Sometimes, inside the health-care professions and health-care regulatory agencies, we hear the opinion that type 2 diabetes isn't that big a deal. It isn't cancer and it isn't AIDS. It's just a lifestyle disease. People shouldn't have let themselves get overweight. There are lots of pills available, and then there's always insulin. It is amazing how often physicians don't even bother to tell people that they have diabetes; they soften the message with euphemisms like, "We'll have to watch your sugar," or the oldest of all, "You only have a touch of diabetes."
Statistics do not support this casual attitude. Available through the American Diabetes Association's Web site, www.diabetes.org, the numbers are sobering: 15.7 million people have diabetes in the United States, and about 5.4 million don't even know it. Over 200,000 people will die of diabetes this year. About 15 percent of diagnosed people already have long-term complications when they are first told they have diabetes, and the mean time between onset and diagnosis is estimated to be seven years. Type 2 diabetes is the leading cause of end-stage renal disease, preventable amputations, working-age blindness, and a major cause of heart disease and stroke. It cost over $98 billion in the United States in 1997. The stats go on, and paint an ugly picture of inadequate treatment with devastating results.
But isn't diabetes easily treated? Isn't it a disease people can easily take care of, if they would only pay attention? "Easily" is a huge misconception. It may be easy to say, "Diet and exercise, give up on the sweets, check your numbers, know your blood pressure and cholesterol and stop smoking, have your eyes checked, your feet, your lipids and your A1c. Oh yes, and keep losing the weight." But have you, the reader, ever tried to take such good care of your health? Probably only if you have diabetes.
Adding things up, people with diabetes are expected to think about their disease perhaps 20 to 30 times a day, between worrying every time they eat, exercise, check their blood sugar or take a medication.
As new medications and new technologies are developed, it is worth thinking about what they mean for the person with diabetes. The new is too often dismissed by a summary comment: "Too expensive;" "a convenience item;" "too complicated for the average patient;" "not proven to be better." These put-downs were probably used when disposable syringes replaced boiling glass syringes, when ultrafine needles replaced thick needles. (I talked with a person the other day who had found the pan her deceased mother used to boil her glass syringe). Better drugs, better meters, insulin pens and pumps translate into better self-care and fewer complications. And "too complicated" almost never applies: very little is too complicated for the average patient, and they need all the help they can get.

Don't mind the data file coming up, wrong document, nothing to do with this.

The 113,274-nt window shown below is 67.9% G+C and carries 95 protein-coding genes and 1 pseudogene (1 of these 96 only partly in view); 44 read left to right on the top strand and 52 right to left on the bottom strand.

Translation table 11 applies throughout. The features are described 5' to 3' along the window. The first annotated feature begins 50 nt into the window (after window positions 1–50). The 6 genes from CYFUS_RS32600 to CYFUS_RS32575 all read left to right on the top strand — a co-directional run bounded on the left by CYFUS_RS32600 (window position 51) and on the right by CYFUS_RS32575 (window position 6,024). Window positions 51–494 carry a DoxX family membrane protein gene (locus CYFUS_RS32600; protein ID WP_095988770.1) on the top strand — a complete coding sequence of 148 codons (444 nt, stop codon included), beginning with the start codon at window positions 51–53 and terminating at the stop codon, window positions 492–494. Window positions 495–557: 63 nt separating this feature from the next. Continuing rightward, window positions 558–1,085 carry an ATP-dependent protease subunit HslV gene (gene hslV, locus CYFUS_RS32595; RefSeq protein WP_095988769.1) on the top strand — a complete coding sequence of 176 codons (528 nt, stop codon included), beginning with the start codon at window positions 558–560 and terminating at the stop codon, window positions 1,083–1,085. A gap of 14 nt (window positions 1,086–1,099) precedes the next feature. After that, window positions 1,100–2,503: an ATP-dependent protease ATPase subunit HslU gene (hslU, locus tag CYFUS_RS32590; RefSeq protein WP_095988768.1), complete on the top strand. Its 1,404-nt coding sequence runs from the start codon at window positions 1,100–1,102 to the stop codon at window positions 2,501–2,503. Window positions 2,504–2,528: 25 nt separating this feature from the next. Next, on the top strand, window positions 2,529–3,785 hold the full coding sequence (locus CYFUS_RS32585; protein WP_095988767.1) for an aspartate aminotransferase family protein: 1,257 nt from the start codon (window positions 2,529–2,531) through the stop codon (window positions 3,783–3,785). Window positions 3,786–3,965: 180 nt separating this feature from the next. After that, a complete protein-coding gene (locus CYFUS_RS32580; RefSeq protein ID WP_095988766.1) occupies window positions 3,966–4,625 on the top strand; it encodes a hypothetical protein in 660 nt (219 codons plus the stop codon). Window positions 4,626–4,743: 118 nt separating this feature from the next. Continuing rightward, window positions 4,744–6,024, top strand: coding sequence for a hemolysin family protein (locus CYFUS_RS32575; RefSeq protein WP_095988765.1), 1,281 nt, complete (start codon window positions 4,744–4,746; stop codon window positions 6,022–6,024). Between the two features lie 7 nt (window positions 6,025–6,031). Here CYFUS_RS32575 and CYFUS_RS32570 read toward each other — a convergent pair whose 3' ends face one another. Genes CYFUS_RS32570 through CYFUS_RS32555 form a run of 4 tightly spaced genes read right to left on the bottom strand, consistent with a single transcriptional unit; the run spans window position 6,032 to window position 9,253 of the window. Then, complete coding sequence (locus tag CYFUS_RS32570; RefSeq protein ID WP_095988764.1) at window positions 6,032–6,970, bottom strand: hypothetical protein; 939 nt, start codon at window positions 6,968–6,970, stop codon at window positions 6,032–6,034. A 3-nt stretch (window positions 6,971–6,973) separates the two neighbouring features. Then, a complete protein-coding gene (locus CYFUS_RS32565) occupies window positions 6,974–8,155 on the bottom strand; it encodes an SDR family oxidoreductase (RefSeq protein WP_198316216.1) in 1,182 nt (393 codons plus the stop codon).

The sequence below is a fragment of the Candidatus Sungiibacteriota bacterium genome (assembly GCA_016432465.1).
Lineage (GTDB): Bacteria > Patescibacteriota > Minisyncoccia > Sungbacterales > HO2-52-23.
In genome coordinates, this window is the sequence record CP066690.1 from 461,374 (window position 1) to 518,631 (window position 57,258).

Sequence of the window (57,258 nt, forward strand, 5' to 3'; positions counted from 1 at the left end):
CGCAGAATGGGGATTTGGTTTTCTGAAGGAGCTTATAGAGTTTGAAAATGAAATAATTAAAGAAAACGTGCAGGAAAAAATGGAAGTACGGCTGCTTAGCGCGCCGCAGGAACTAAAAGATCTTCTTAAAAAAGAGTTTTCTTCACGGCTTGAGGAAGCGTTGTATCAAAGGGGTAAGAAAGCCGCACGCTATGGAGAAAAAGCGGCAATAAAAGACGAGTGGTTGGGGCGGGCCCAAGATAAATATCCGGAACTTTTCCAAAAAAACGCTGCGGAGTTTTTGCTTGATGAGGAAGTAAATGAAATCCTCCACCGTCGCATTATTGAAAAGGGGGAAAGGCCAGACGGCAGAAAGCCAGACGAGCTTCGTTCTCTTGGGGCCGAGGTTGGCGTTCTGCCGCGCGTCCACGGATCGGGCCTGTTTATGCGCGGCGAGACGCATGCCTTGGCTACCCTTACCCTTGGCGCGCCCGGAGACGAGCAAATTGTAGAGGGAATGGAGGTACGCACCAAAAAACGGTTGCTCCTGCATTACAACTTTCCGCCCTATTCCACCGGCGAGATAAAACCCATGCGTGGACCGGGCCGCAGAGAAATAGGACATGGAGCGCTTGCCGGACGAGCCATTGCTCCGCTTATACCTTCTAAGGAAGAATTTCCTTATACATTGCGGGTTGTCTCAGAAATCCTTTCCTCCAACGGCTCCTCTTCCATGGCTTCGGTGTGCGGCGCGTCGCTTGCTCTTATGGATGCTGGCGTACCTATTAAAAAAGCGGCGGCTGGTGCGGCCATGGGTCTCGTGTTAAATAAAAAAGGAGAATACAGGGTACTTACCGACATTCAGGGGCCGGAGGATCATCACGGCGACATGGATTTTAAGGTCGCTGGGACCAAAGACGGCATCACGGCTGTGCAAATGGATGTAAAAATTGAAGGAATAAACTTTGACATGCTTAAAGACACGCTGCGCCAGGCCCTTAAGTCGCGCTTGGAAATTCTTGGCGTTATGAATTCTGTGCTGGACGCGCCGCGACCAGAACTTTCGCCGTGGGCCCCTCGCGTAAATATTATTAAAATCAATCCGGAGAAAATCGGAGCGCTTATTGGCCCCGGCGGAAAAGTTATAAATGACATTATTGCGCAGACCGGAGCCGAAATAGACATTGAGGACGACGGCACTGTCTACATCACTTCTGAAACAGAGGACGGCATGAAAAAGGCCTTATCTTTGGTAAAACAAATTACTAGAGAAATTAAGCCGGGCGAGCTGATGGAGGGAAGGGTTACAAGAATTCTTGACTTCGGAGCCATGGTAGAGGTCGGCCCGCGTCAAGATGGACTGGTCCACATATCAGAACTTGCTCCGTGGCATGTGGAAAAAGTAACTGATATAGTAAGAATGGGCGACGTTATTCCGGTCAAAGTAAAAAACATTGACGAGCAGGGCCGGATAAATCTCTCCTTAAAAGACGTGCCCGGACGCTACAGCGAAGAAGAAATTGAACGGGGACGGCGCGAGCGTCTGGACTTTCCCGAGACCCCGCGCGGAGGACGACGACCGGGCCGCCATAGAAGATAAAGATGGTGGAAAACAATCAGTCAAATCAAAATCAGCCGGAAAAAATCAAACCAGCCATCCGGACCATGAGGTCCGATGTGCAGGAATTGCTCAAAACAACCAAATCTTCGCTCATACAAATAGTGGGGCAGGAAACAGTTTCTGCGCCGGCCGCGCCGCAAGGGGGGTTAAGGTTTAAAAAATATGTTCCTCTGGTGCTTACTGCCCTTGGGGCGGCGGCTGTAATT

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What about too complicated for the health-care professional? Those of us specializing in diabetes may be able to keep the medication options and the monitoring guidelines reasonably straight in our minds. But when diabetes is only a small part of a person's professional practice, it does present a huge challenge. In my opinion, the best thing to come along in the treatment of diabetes is the Certified Diabetes Educator, or CDE. It is a whole profession of people trained and certified in helping people with diabetes take care of themselves. People with diabetes and physicians who care for them should take advantage of the CDE.
So if diabetes is so complicated, so difficult to manage for the patient and health-care professional alike, is there any point trying? The evidence all points to a resounding "Yes." Large, definitive clinical trials such as the Diabetes Control and Complications Trial and the United Kingdom Prospective Diabetes Study have proven conclusively that not only do blood glucose control and control of other risk factors matter, but they are achievable.
I believe, therefore, that it is up to us in the health-care professions and the health segment of the government to keep pushing the medications and the technologies forward. A safe, reliable pill to help people lose weight, regardless of whether it independently affects blood glucose, would have an enormous effect in controlling diabetes, since obesity-related insulin resistance is the major underlying cause of type 2 diabetes. Thousands of people with diabetes will benefit from any new medication that some people will respond well to, that has fewer side effects, or that will keep some people off insulin for a while longer. Dramatic advances like continuous or non-invasive blood glucose monitoring will come gradually and incrementally.
It must always be remembered that the cost of diabetes is in the complications and in the personal toll it takes. The incremental expense of new drugs and new technologies makes up a relatively small part of the total cost of diabetes. We therefore have to continue the progress in making safe, effective drugs and devices available until treatment is as easy as taking an aspirin a day.
Christopher D. Saudek, M.D., is president of the American Diabetes Association and director of the diabetes center at the Johns Hopkins School of Medicine in Baltimore.
FDA Consumer, 2002